June 22, 2009
Making the Connection to Protect Animals and People
This week Advocacy for Animals presents an article by Randall Lockwood, Ph.D. Dr. Lockwood is senior vice-president of Anti-cruelty Field Services at the American Society for the Prevention of Cruelty to Animals (ASPCA). He writes here on domestic violence and the strong correlation between violence against humans and against animals in situations of domestic abuse.
Part of my daily routine is to review a summary of the previous day�s media stories reporting on instances of animal cruelty. Nearly every day there is an account of an incident in which a companion animal has been injured or killed in the context of a domestic dispute. Usually the perpetrator has been arrested and is facing serious charges that may include both animal cruelty and domestic violence. The following are some recent incidents:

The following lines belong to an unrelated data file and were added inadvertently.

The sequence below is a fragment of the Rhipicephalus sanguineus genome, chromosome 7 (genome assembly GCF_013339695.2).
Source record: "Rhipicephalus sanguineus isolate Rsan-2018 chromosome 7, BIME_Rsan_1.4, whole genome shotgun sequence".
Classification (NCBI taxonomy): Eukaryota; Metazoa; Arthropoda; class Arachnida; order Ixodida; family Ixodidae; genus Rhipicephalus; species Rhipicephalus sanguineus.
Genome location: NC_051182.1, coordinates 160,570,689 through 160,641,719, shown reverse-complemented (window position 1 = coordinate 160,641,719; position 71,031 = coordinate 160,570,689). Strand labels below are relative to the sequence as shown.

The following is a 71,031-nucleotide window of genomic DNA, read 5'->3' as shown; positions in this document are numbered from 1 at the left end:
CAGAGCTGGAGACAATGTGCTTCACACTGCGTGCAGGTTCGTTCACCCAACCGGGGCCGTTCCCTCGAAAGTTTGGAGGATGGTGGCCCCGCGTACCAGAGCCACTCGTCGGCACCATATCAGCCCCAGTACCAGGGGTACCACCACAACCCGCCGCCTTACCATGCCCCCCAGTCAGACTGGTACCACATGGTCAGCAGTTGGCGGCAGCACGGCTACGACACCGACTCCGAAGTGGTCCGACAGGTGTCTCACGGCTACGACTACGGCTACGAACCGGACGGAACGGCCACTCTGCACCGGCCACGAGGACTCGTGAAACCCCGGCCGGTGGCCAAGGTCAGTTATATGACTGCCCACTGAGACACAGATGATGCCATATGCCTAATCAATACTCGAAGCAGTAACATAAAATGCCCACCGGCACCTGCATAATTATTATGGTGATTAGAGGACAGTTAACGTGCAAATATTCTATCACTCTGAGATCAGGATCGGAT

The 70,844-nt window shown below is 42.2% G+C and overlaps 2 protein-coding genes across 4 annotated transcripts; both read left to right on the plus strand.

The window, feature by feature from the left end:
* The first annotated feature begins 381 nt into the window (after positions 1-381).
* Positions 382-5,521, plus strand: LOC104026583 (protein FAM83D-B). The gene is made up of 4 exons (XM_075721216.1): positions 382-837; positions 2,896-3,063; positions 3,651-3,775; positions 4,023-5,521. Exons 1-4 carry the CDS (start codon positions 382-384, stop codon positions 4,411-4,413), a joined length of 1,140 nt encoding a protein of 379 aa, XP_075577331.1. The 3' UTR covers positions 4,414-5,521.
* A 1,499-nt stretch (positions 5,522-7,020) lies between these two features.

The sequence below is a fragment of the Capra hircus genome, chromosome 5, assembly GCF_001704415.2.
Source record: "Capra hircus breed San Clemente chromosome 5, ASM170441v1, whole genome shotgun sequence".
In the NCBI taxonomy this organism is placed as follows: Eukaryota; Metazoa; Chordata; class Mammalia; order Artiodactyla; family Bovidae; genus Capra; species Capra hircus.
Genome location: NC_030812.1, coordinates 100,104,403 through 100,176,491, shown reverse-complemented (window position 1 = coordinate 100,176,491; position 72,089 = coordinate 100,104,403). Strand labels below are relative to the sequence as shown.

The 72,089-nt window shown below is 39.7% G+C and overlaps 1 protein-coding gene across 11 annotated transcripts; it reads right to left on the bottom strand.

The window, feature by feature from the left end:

Such arrests were uncommon until relatively recently. If police responded to a domestic incident and a dead animal was found at the scene, it was likely to be discarded as if it were a broken piece of pottery. The fact that the human victim of the violence had a deep attachment to the pet was often unappreciated, as was the reality that the animal potentially provided key evidence that could prove a violent crime.
Things have changed in the last decade. Police, prosecutors and judges have become better educated about the growing body of research showing a connection between animal cruelty and interpersonal violence. This has included numerous studies reporting a high incidence of abuse of animals by perpetrators of domestic violence in order to control, intimidate, or emotionally abuse their victims.
Pets are part of the family in most homes with children: 74.8 percent of homes with children over age 6 have pets. The woman is the primary caregiver in nearly three-fourths of these households. Interviews with women seeking protection in domestic violence shelters throughout the U.S. and Canada consistently show that about 70 percent of them reported violence towards their animals. In more than a third of these cases, children had witnessed this violence.